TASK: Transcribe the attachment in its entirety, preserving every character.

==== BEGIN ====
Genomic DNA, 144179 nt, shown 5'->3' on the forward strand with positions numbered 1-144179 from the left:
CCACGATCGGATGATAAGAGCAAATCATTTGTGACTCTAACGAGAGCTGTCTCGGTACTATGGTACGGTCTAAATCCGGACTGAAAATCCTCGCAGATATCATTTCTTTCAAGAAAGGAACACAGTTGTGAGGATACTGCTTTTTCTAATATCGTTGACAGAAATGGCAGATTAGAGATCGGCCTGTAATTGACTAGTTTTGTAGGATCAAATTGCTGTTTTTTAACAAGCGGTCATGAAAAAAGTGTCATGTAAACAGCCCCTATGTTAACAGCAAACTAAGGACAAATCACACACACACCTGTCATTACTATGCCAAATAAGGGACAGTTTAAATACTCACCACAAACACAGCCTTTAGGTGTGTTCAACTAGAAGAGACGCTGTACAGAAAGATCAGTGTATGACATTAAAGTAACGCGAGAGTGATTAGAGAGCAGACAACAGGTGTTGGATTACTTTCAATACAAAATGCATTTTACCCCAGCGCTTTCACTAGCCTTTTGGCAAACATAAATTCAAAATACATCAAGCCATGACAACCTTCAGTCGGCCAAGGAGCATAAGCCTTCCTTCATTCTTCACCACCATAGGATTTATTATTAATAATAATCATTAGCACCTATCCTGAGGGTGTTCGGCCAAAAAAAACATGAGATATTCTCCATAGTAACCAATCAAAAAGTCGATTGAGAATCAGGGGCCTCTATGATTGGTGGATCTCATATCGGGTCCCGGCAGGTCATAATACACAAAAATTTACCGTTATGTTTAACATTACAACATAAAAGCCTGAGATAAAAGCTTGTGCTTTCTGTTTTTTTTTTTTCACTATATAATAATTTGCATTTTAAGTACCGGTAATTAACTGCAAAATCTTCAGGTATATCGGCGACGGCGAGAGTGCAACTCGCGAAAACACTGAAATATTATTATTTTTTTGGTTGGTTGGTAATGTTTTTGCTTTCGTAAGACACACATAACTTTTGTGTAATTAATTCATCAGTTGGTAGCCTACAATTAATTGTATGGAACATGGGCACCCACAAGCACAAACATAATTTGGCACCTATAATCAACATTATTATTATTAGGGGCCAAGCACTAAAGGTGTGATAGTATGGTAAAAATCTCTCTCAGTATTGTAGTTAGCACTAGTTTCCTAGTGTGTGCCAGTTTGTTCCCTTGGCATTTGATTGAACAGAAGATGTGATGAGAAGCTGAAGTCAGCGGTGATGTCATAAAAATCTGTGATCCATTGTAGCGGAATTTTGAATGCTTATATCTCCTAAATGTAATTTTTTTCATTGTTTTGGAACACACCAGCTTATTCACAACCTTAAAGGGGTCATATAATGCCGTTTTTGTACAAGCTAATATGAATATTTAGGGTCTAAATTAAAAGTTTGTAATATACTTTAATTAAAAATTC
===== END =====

Genomic DNA, 144179 nt, shown 5'->3' on the forward strand with positions numbered 1-144179 from the left:
CCACGATCGGATGATAAGAGCAAATCATTTGTGACTCTAACGAGAGCTGTCTCGGTACTATGGTACGGTCTAAATCCGGACTGAAAATCCTCGCAGATATCATTTCTTTCAAGAAAGGAACACAGTTGTGAGGATACTGCTTTTTCTAATATCGTTGACAGAAATGGCAGATTAGAGATCGGCCTGTAATTGACTAGTTTTGTAGGATCAAATTGCTGTTTTTTAACAAGCGGTCATGAAAAAAGTGTCATGTAAACAGCCCCTATGTTAACAGCAAACTAAGGACAAATCACACACACACCTGTCATTACTATGCCAAATAAGGGACAGTTTAAATACTCACCACAAACACAGCCTTTAGGTGTGTTCAACTAGAAGAGACGCTGTACAGAAAGATCAGTGTATGACATTAAAGTAACGCGAGAGTGATTAGAGAGCAGACAACAGGTGTTGGATTACTTTCAATACAAAATGCATTTTACCCCAGCGCTTTCACTAGCCTTTTGGCAAACATAAATTCAAAATACATCAAGCCATGACAACCTTCAGTCGGCCAAGGAGCATAAGCCTTCCTTCATTCTTCACCACCATAGGATTTATTATTAATAATAATCATTAGCACCTATCCTGAGGGTGTTCGGCCAAAAAAAACATGAGATATTCTCCATAGTAACCAATCAAAAAGTCGATTGAGAATCAGGGGCCTCTATGATTGGTGGATCTCATATCGGGTCCCGGCAGGTCATAATACACAAAAATTTACCGTTATGTTTAACATTACAACATAAAAGCCTGAGATAAAAGCTTGTGCTTTCTGTTTTTTTTTTTTCACTATATAATAATTTGCATTTTAAGTACCGGTAATTAACTGCAAAATCTTCAGGTATATCGGCGACGGCGAGAGTGCAACTCGCGAAAACACTGAAATATTATTATTTTTTTGGTTGGTTGGTAATGTTTTTGCTTTCGTAAGACACACATAACTTTTGTGTAATTAATTCATCAGTTGGTAGCCTACAATTAATTGTATGGAACATGGGCACCCACAAGCACAAACATAATTTGGCACCTATAATCAACATTATTATTATTAGGGGCCAAGCACTAAAGGTGTGATAGTATGGTAAAAATCTCTCTCAGTATTGTAGTTAGCACTAGTTTCCTAGTGTGTGCCAGTTTGTTCCCTTGGCATTTGATTGAACAGAAGATGTGATGAGAAGCTGAAGTCAGCGGTGATGTCATAAAAATCTGTGATCCATTGTAGCGGAATTTTGAATGCTTATATCTCCTAAATGTAATTTTTTTCATTGTTTTGGAACACACCAGCTTATTCACAACCTTAAAGGGGTCATATAATGCCGTTTTTGTACAAGCTAATATGAATATTTAGGGTCTAAATTAAAAGTTTGTAATATACTTTAATTAAAAATTC